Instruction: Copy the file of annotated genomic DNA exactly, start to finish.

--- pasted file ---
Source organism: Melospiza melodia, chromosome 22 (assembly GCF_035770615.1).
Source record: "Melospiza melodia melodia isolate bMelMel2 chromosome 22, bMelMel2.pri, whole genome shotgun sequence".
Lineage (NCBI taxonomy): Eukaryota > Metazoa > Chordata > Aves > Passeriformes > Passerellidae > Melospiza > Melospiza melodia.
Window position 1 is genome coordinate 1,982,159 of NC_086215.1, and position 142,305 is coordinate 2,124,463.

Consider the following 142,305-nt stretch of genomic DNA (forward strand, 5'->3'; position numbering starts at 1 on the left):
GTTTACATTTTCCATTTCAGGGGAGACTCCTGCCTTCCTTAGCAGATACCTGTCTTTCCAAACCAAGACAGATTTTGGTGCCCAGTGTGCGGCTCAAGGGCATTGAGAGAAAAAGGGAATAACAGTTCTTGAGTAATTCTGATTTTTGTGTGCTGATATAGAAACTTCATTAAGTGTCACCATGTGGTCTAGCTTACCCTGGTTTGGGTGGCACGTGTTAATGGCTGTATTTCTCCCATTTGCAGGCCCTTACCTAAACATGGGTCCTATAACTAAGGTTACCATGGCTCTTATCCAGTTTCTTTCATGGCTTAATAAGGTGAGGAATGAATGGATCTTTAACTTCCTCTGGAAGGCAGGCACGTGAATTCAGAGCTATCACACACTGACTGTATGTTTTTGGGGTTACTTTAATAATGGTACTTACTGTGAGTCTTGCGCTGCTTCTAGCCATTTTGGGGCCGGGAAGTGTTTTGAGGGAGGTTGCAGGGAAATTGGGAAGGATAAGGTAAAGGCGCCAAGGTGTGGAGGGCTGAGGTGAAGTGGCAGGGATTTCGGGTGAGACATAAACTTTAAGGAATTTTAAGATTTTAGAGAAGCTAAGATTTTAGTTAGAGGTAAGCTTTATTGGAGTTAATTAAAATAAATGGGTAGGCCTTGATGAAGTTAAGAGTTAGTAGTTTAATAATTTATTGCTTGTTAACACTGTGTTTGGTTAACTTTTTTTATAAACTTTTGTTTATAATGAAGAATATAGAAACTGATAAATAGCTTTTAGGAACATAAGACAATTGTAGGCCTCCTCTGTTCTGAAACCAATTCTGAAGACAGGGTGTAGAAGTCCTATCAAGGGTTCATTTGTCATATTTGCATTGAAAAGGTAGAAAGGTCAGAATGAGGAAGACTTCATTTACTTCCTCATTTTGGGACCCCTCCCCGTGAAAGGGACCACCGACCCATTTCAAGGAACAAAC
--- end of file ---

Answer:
Source organism: Melospiza melodia, chromosome 22 (assembly GCF_035770615.1).
Source record: "Melospiza melodia melodia isolate bMelMel2 chromosome 22, bMelMel2.pri, whole genome shotgun sequence".
Lineage (NCBI taxonomy): Eukaryota > Metazoa > Chordata > Aves > Passeriformes > Passerellidae > Melospiza > Melospiza melodia.
Window position 1 is genome coordinate 1,982,159 of NC_086215.1, and position 142,305 is coordinate 2,124,463.

Consider the following 142,305-nt stretch of genomic DNA (forward strand, 5'->3'; position numbering starts at 1 on the left):
GTTTACATTTTCCATTTCAGGGGAGACTCCTGCCTTCCTTAGCAGATACCTGTCTTTCCAAACCAAGACAGATTTTGGTGCCCAGTGTGCGGCTCAAGGGCATTGAGAGAAAAAGGGAATAACAGTTCTTGAGTAATTCTGATTTTTGTGTGCTGATATAGAAACTTCATTAAGTGTCACCATGTGGTCTAGCTTACCCTGGTTTGGGTGGCACGTGTTAATGGCTGTATTTCTCCCATTTGCAGGCCCTTACCTAAACATGGGTCCTATAACTAAGGTTACCATGGCTCTTATCCAGTTTCTTTCATGGCTTAATAAGGTGAGGAATGAATGGATCTTTAACTTCCTCTGGAAGGCAGGCACGTGAATTCAGAGCTATCACACACTGACTGTATGTTTTTGGGGTTACTTTAATAATGGTACTTACTGTGAGTCTTGCGCTGCTTCTAGCCATTTTGGGGCCGGGAAGTGTTTTGAGGGAGGTTGCAGGGAAATTGGGAAGGATAAGGTAAAGGCGCCAAGGTGTGGAGGGCTGAGGTGAAGTGGCAGGGATTTCGGGTGAGACATAAACTTTAAGGAATTTTAAGATTTTAGAGAAGCTAAGATTTTAGTTAGAGGTAAGCTTTATTGGAGTTAATTAAAATAAATGGGTAGGCCTTGATGAAGTTAAGAGTTAGTAGTTTAATAATTTATTGCTTGTTAACACTGTGTTTGGTTAACTTTTTTTATAAACTTTTGTTTATAATGAAGAATATAGAAACTGATAAATAGCTTTTAGGAACATAAGACAATTGTAGGCCTCCTCTGTTCTGAAACCAATTCTGAAGACAGGGTGTAGAAGTCCTATCAAGGGTTCATTTGTCATATTTGCATTGAAAAGGTAGAAAGGTCAGAATGAGGAAGACTTCATTTACTTCCTCATTTTGGGACCCCTCCCCGTGAAAGGGACCACCGACCCATTTCAAGGAACAAAC